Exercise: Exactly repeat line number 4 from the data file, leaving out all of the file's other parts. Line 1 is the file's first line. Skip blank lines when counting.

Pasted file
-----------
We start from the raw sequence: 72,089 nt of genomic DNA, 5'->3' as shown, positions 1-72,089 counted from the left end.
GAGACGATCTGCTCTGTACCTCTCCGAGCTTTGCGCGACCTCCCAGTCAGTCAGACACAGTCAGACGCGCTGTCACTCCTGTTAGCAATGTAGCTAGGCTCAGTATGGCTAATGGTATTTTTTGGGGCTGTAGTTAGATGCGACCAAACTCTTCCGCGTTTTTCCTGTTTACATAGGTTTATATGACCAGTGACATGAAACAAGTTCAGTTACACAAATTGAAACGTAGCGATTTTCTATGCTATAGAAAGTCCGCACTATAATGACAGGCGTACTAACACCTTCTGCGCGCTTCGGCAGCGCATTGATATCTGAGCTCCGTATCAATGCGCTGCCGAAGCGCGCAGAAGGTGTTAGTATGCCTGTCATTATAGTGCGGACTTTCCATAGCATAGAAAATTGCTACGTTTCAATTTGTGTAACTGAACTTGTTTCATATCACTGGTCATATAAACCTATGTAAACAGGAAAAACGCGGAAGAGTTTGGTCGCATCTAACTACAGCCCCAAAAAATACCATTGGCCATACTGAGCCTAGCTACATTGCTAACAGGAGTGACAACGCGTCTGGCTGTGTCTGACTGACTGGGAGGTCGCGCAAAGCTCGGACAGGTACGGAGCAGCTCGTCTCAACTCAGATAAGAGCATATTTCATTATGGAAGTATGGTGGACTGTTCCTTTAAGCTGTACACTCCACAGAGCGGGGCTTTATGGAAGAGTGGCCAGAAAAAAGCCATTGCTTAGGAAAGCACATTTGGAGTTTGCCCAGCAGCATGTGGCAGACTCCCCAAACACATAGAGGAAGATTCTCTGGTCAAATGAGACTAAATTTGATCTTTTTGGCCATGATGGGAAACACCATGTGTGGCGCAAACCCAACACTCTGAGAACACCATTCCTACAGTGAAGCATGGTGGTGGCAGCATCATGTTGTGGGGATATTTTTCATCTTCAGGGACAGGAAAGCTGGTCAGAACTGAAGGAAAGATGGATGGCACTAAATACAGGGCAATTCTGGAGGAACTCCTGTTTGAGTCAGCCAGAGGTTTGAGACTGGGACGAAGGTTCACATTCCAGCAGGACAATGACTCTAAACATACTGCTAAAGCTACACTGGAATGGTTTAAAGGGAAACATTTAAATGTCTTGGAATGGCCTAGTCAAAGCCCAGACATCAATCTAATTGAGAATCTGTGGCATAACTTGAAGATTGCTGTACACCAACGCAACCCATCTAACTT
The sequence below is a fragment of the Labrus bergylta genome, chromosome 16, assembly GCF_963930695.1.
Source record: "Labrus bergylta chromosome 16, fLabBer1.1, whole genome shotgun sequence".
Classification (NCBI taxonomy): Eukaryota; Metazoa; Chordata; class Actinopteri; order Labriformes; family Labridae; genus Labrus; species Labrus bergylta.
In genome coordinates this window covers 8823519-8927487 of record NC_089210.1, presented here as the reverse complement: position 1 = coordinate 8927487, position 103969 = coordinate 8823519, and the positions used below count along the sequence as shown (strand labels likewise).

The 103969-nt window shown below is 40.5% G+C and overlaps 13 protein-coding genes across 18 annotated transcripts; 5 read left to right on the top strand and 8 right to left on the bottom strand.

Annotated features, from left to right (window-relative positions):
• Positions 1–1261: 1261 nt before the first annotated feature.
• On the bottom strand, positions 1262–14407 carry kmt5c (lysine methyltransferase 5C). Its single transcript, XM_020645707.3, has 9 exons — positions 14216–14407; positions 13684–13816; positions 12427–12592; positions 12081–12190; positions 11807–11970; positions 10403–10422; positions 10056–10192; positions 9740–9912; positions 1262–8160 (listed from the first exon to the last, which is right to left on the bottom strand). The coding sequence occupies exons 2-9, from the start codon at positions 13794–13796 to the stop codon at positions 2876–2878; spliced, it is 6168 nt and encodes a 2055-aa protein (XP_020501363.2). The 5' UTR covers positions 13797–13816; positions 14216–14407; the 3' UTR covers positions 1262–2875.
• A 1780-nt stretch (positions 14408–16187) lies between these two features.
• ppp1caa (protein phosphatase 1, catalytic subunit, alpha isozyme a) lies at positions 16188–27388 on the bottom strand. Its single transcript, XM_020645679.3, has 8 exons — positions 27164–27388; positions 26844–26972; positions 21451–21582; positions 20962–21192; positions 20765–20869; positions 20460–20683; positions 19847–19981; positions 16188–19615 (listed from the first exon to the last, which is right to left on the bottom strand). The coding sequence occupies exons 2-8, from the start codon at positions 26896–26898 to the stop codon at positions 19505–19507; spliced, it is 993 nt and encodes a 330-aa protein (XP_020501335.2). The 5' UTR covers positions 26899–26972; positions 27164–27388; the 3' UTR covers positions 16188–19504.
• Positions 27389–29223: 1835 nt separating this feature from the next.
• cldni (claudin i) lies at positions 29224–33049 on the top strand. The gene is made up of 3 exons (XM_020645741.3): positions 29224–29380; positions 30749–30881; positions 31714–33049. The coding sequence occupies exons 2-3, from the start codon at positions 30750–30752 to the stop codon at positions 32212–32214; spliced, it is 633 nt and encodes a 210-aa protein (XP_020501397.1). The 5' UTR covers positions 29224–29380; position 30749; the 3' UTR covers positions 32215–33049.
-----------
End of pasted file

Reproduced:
Source record: "Labrus bergylta chromosome 16, fLabBer1.1, whole genome shotgun sequence".